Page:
What kind of experience do your customers have on your site?

When a visitor encounters your site, does it load quickly enough to stop them bouncing away? (Note: current standards recommend a page load time of 3 seconds maximum. Most of us have work to do to achieve that. For a stellar example, look at what The Iconic are doing. Use Google Developer’s free page speed insights tool to start out. Get to it.)

Do visitors immediately know they are in the right place? Does it feel neat and tidy? Does it feel neat and tidy on mobile? Design for mobile. Don’t even ask questions on that one. Just do it.

Do your products have clear descriptions? What kind of font size are you using? For instance, if you’re selling higher-ticket items you might want to experiment with smaller font and remove the dollar sign from the price.

How easy is it for people to find what they’re looking for and check out? What’s the bounce rate between ‘Add to Cart’ and ‘Purchase’? How can you decrease that?

Use a heat map to learn how people actually use your site. Learn how long people spend on each page, how they move through or about each page, and when they click away. Use a survey tool to get real time feedback from site visitors. Listen to that feedback. Make adjustments accordingly.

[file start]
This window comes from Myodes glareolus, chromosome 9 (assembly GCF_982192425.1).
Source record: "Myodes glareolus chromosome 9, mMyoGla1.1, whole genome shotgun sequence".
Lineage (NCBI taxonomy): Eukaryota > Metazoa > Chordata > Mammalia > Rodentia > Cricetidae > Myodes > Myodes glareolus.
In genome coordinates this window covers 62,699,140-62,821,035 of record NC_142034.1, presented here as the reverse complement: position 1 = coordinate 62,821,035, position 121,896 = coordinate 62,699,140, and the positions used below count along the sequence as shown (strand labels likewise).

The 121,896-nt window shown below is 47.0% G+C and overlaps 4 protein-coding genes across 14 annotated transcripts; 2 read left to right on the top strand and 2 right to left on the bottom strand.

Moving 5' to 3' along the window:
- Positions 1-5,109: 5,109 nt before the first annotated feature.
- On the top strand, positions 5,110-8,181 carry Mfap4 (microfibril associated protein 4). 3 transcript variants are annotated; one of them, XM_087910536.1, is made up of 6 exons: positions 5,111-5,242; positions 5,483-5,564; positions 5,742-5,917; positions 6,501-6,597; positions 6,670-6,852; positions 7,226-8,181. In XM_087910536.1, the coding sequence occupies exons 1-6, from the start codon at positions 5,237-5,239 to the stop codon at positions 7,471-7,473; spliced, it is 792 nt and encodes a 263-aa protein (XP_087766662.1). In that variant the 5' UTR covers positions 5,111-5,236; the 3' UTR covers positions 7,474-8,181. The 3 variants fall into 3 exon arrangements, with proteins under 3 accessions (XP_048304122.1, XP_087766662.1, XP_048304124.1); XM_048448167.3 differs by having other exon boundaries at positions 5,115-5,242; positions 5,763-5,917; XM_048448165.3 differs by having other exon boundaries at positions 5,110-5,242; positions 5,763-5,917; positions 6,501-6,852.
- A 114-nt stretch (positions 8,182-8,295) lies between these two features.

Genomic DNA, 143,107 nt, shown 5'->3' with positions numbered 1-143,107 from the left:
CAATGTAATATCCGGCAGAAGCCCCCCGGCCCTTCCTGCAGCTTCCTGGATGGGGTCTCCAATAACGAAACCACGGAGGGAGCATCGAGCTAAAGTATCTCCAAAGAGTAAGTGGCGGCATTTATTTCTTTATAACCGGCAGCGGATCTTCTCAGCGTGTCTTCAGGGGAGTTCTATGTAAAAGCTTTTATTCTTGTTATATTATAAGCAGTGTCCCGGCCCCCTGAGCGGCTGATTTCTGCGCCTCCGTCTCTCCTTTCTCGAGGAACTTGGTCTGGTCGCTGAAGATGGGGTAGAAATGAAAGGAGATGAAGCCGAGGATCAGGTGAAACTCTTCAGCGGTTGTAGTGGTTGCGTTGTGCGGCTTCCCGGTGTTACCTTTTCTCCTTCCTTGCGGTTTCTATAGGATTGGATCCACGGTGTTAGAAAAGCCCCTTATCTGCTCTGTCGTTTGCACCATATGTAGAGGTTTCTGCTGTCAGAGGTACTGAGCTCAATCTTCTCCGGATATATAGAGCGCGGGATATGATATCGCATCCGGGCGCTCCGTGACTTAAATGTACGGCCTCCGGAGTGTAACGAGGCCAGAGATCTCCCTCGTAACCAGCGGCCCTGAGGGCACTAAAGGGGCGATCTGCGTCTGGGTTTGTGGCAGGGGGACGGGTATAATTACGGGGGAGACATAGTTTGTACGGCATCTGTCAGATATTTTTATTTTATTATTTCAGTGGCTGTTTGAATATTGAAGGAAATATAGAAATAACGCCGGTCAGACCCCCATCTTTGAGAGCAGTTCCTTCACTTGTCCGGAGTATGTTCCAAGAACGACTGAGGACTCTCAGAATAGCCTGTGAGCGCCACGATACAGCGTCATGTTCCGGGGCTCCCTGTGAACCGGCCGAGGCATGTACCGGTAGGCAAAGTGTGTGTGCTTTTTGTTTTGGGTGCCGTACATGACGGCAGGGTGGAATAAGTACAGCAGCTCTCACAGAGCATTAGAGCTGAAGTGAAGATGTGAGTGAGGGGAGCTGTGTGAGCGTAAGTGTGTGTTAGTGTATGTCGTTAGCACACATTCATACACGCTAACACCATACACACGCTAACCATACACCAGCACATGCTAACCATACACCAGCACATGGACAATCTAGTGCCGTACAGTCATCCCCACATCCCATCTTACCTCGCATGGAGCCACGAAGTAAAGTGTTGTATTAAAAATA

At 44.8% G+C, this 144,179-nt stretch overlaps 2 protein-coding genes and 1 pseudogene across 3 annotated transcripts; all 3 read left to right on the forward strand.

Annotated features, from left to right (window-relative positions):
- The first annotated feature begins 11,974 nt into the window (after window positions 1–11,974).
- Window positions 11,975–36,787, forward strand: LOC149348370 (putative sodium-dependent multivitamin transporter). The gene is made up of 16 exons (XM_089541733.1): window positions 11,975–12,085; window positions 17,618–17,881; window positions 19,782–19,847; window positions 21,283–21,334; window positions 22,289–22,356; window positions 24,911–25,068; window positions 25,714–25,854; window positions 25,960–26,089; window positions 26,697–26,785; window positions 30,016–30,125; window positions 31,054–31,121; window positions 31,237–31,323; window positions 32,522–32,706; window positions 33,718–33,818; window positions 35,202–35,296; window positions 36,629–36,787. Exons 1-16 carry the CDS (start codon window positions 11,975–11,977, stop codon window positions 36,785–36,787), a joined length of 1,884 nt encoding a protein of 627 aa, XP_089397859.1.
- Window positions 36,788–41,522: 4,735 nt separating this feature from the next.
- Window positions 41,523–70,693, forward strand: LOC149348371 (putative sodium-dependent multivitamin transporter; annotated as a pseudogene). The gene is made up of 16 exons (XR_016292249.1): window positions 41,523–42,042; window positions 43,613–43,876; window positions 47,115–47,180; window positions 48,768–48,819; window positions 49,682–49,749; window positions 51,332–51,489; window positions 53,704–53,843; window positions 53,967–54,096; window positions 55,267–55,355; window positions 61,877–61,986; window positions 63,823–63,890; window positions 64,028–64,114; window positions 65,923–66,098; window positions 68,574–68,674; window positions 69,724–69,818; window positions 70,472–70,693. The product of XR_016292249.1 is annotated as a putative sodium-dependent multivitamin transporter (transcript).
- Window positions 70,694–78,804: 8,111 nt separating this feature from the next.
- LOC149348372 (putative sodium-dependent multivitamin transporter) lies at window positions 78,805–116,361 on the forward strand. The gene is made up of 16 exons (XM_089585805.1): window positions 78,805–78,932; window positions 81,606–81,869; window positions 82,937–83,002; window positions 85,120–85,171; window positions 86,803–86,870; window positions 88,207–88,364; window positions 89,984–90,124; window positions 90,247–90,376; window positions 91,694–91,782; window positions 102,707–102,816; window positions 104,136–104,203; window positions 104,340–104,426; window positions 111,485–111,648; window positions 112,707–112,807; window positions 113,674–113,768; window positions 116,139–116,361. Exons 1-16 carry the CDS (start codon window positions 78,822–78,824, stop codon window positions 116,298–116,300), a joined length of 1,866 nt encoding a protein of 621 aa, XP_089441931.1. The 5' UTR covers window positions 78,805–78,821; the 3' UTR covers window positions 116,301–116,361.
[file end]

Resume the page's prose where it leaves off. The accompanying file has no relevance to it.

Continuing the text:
Do you give your customers the opportunity to include complementary products in their purchase? When thinking about what kinds of products to use here, remember they have solved their ‘problem’ buy selecting a product; make sure other items offered will build on solving that ‘problem’ more efficiently. If you’re customer has bought a t-shirt, for example, what about a cap to go with it?

What happens after your customers check out?

Monitor whether the products arrive either on time or earlier than promised. Evaluate the quality of your brand right down to what the parcel looks like when it lands on their doorstep.

One way you can increase revenue from your customers after they check out is to offer them a ‘thank you’ discount on their next purchase. Time it to arrive just after they receive their product so they’ve had time to get it and love it. Use either a targeted news feed or messenger bot ad or an email campaign to send their next offer.

To measure how this is working, create a customer cohort according to when each person placed their first order, and monitor the retention rates of customers; learn the average time between orders, average order value, and whether they purchase routinely, seasonally or impulsively.

These are just quick notes to attend to that will lift your eComm business performance. You have an arsenal of tools at your disposal. Step up to the challenge and see where you can take your business.

“Local retailers are not without the means and ability to fight back,” notes the Australian Financial Review. “Yes, their margins are going to be hit by lower prices and higher investment, but our best retailers will lift their game and compete.”**

If you want peak performance re your site and in how you communicate with your customers, let’s talk.





Sources: Commonwealth Bank Retail Insights Survey, as quoted in ‘Marketing’ magazine, ‘How Amazon is Disrupting Everything’, October/November 2017.

Australian Financial Review, 4 December 2017; http://www.afr.com/business/retail/australian-retailers-will-get-an-amazon-boost-too-20171204-gzyryf#ixzz50LGJTxUh